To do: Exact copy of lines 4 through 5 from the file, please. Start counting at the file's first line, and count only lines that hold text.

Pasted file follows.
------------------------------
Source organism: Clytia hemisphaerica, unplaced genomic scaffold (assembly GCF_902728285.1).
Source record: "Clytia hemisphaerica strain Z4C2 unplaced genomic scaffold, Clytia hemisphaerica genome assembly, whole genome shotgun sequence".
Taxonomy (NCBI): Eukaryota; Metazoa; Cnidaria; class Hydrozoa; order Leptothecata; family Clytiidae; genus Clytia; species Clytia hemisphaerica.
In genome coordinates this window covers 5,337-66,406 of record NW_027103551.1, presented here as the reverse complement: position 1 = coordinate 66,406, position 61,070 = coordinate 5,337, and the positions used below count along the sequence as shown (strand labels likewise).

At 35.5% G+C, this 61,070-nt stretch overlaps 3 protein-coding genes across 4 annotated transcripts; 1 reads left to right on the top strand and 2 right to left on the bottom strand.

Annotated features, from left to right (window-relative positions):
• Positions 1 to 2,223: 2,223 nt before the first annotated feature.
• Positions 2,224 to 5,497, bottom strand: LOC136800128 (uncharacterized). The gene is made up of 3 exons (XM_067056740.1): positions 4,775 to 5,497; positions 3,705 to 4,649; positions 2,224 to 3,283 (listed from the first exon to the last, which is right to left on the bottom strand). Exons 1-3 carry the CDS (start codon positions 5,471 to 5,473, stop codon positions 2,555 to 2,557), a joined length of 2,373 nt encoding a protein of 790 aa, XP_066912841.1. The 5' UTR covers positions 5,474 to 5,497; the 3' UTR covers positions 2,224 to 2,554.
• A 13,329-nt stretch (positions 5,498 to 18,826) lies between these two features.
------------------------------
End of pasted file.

In genome coordinates this window covers 5,337-66,406 of record NW_027103551.1, presented here as the reverse complement: position 1 = coordinate 66,406, position 61,070 = coordinate 5,337, and the positions used below count along the sequence as shown (strand labels likewise).

At 35.5% G+C, this 61,070-nt stretch overlaps 3 protein-coding genes across 4 annotated transcripts; 1 reads left to right on the top strand and 2 right to left on the bottom strand.